Morning: Matt. 26:69-27:2; Noon: 1 Kin. 10:14-14:18; Evening: Psa. 72:8-20
All fall short of the glory of God according to the apostle Paul, and the apostle Peter was no exception. Most of us probably know and remember Peter’s triple-decker denial of the Lord preceding Jesus’ horrific execution. All four gospel accounts reveal it, even John’s. It would be an embarrassing account for any follower of the Lord, and unfortunately for Peter his life’s account in Scripture would have to bare it for all to see. It is especially shameful when we consider that the Son of Man is about to suffer all for men, but the sons of men won’t even so much as a suffer a little for Him.
How do good people sin? Peter was a good man. He fulfilled his role as father, a husband, and as a disciple of Jesus. So how do good people commit such glaring and undeniable sin? Peter played the part of a hypocrite in this instance, but he wasn’t a hypocrite. He truly loved the Lord and worshiped Him. After sinning, and realizing his sin, Scripture reveals to us Peter’s bitter weeping that immediately followed afterward. How do good people commit undeniable sin? Though Matthew does not explicitly state it, and there may be no one particular answer, it should be evident to us all that fear got the best of Peter. In fact, a similar episode appears in Peter’s later years where the apostle Paul gives another account of Peter’s momentary hypocrisy, eating with Gentiles then withdrawing himself away from them to eat with the Jews. Paul, by inspiration of the Holy Spirit, says that he feared those of the circumcision, i.e. Jewish Christians (Galatians 2:12).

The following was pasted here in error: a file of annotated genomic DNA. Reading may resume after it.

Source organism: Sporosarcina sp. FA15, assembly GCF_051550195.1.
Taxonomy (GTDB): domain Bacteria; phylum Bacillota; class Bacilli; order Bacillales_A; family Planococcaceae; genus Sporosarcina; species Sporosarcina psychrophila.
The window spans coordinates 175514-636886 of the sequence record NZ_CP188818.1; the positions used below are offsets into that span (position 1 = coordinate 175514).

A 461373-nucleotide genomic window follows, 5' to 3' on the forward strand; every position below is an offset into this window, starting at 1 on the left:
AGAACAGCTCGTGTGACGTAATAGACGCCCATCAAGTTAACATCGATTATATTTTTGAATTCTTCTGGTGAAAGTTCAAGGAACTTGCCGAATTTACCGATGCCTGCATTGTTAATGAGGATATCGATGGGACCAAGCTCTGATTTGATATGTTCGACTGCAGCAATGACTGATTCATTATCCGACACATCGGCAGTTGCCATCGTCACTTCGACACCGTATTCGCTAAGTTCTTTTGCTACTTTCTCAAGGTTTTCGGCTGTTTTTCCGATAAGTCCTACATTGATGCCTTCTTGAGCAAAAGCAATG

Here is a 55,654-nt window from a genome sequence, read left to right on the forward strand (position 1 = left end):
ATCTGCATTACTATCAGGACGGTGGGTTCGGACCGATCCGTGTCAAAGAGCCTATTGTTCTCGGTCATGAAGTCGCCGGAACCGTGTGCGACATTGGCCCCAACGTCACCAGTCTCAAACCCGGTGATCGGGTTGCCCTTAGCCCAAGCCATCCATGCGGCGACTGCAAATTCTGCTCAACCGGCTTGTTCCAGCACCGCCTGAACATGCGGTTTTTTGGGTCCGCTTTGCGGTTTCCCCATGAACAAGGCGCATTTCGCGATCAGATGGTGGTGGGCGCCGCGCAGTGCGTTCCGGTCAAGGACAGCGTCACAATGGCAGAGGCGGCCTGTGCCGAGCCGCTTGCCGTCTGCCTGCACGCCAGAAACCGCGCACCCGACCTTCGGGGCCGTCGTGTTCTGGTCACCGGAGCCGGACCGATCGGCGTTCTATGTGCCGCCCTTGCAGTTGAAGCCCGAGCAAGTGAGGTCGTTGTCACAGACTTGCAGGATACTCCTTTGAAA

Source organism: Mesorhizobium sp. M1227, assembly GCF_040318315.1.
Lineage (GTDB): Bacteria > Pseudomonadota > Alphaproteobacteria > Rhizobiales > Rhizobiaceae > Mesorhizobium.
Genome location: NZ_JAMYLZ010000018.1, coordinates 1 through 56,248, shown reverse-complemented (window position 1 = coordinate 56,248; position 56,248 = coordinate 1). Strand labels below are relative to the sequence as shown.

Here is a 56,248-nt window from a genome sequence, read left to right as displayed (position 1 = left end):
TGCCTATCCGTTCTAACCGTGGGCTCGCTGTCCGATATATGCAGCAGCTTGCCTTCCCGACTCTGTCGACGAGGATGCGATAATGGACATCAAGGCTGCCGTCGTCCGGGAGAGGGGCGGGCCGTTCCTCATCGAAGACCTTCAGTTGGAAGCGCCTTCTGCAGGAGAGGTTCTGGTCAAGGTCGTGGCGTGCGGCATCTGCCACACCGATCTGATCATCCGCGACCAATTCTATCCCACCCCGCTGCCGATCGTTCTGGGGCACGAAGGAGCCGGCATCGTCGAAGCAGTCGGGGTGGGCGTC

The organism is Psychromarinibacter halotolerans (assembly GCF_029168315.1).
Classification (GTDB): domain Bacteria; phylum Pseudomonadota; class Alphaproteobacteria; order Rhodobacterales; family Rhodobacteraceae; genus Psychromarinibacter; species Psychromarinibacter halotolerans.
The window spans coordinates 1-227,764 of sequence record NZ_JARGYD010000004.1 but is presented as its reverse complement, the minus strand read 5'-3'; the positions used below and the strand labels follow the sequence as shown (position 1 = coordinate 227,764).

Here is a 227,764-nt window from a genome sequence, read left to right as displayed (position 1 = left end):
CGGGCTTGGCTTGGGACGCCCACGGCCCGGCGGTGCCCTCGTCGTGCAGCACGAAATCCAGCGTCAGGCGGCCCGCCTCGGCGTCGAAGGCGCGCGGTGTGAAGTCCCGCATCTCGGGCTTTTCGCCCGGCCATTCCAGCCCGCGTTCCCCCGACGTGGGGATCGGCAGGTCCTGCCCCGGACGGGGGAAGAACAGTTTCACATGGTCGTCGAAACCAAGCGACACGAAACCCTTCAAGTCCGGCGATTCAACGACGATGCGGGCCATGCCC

Fear is a great stumbling block to good people. Good people laugh at crude jokes because they fear what the group might think of them. Good people neglect to speak about God in public settings because they fear what others might say to them. Good people spend little time doing good for others because they fear being rejected or wasting time for lack of the world’s growing depreciation for good things. Good people fear the unknown like most others. What will they say of me? What will they do to me? Good people sometimes fear standing apart from the rest, and would rather stand by the fire to warm themselves like Peter did, rather than jumping into the fire (John 18:18). But good people can’t afford to stand by the fire. They need to jump into the fire. Are you standing by the fire, or are you jumping into it? Good people need to stand up. Good people need to do good. Good people need to speak out, even when no one else is listening. I refuse to be found standing by the fire. What about you?
“The world cannot hate you, but it hates Me, because I testify of it that its works are evil” (John 7:7)